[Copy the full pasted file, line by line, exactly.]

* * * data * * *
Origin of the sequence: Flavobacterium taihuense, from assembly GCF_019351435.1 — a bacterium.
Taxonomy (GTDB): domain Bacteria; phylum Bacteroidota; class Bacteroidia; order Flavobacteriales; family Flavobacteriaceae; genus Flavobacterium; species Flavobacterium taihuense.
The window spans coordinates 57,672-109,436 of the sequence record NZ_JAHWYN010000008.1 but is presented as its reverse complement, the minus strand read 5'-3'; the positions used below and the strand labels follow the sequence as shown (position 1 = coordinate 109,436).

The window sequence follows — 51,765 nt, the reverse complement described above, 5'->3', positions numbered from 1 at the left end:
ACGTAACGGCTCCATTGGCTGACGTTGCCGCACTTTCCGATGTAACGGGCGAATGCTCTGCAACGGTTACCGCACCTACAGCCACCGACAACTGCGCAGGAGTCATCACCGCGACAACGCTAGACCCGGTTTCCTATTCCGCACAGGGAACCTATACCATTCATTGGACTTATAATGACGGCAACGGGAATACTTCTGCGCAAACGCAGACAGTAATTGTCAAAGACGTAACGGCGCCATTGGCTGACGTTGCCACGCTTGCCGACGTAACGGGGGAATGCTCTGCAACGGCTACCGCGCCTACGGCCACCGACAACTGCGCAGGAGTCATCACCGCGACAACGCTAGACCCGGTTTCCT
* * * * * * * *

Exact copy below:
Origin of the sequence: Flavobacterium taihuense, from assembly GCF_019351435.1 — a bacterium.
Taxonomy (GTDB): domain Bacteria; phylum Bacteroidota; class Bacteroidia; order Flavobacteriales; family Flavobacteriaceae; genus Flavobacterium; species Flavobacterium taihuense.
The window spans coordinates 57,672-109,436 of the sequence record NZ_JAHWYN010000008.1 but is presented as its reverse complement, the minus strand read 5'-3'; the positions used below and the strand labels follow the sequence as shown (position 1 = coordinate 109,436).

The window sequence follows — 51,765 nt, the reverse complement described above, 5'->3', positions numbered from 1 at the left end:
ACGTAACGGCTCCATTGGCTGACGTTGCCGCACTTTCCGATGTAACGGGCGAATGCTCTGCAACGGTTACCGCACCTACAGCCACCGACAACTGCGCAGGAGTCATCACCGCGACAACGCTAGACCCGGTTTCCTATTCCGCACAGGGAACCTATACCATTCATTGGACTTATAATGACGGCAACGGGAATACTTCTGCGCAAACGCAGACAGTAATTGTCAAAGACGTAACGGCGCCATTGGCTGACGTTGCCACGCTTGCCGACGTAACGGGGGAATGCTCTGCAACGGCTACCGCGCCTACGGCCACCGACAACTGCGCAGGAGTCATCACCGCGACAACGCTAGACCCGGTTTCCT